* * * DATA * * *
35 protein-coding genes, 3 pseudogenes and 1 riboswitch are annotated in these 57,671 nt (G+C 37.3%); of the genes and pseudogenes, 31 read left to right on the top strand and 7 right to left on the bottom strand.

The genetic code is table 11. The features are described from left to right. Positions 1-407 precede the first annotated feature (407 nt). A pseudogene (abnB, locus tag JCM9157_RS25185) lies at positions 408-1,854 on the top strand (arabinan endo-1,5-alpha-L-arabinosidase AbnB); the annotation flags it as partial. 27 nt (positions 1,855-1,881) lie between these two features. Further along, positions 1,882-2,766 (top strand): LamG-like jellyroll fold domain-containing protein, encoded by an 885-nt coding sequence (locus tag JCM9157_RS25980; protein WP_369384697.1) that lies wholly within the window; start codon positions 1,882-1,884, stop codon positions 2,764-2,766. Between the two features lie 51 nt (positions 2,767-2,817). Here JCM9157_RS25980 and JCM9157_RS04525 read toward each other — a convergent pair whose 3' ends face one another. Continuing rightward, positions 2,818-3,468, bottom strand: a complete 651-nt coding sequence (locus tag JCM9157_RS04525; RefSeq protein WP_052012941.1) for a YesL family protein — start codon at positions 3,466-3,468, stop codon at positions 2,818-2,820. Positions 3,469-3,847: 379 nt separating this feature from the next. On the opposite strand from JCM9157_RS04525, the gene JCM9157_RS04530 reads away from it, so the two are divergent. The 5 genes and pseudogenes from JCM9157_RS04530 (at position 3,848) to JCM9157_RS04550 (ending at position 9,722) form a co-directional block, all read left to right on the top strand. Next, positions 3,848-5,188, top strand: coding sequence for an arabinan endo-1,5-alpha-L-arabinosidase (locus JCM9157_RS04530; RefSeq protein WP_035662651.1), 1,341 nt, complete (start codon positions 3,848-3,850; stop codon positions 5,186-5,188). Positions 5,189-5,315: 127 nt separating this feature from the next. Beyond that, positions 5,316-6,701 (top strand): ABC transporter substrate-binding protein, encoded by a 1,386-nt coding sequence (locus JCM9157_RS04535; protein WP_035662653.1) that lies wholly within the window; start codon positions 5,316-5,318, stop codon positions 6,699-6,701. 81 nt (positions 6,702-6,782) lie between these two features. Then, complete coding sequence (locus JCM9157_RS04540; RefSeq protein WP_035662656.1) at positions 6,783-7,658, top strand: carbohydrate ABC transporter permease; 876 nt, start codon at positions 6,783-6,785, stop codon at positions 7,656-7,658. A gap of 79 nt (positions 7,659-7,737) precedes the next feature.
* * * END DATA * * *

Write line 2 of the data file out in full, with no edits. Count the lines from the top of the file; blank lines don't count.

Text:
The genetic code is table 11. The features are described from left to right. Positions 1-407 precede the first annotated feature (407 nt). A pseudogene (abnB, locus tag JCM9157_RS25185) lies at positions 408-1,854 on the top strand (arabinan endo-1,5-alpha-L-arabinosidase AbnB); the annotation flags it as partial. 27 nt (positions 1,855-1,881) lie between these two features. Further along, positions 1,882-2,766 (top strand): LamG-like jellyroll fold domain-containing protein, encoded by an 885-nt coding sequence (locus tag JCM9157_RS25980; protein WP_369384697.1) that lies wholly within the window; start codon positions 1,882-1,884, stop codon positions 2,764-2,766. Between the two features lie 51 nt (positions 2,767-2,817). Here JCM9157_RS25980 and JCM9157_RS04525 read toward each other — a convergent pair whose 3' ends face one another. Continuing rightward, positions 2,818-3,468, bottom strand: a complete 651-nt coding sequence (locus tag JCM9157_RS04525; RefSeq protein WP_052012941.1) for a YesL family protein — start codon at positions 3,466-3,468, stop codon at positions 2,818-2,820. Positions 3,469-3,847: 379 nt separating this feature from the next. On the opposite strand from JCM9157_RS04525, the gene JCM9157_RS04530 reads away from it, so the two are divergent. The 5 genes and pseudogenes from JCM9157_RS04530 (at position 3,848) to JCM9157_RS04550 (ending at position 9,722) form a co-directional block, all read left to right on the top strand. Next, positions 3,848-5,188, top strand: coding sequence for an arabinan endo-1,5-alpha-L-arabinosidase (locus JCM9157_RS04530; RefSeq protein WP_035662651.1), 1,341 nt, complete (start codon positions 3,848-3,850; stop codon positions 5,186-5,188). Positions 5,189-5,315: 127 nt separating this feature from the next. Beyond that, positions 5,316-6,701 (top strand): ABC transporter substrate-binding protein, encoded by a 1,386-nt coding sequence (locus JCM9157_RS04535; protein WP_035662653.1) that lies wholly within the window; start codon positions 5,316-5,318, stop codon positions 6,699-6,701. 81 nt (positions 6,702-6,782) lie between these two features. Then, complete coding sequence (locus JCM9157_RS04540; RefSeq protein WP_035662656.1) at positions 6,783-7,658, top strand: carbohydrate ABC transporter permease; 876 nt, start codon at positions 6,783-6,785, stop codon at positions 7,656-7,658. A gap of 79 nt (positions 7,659-7,737) precedes the next feature.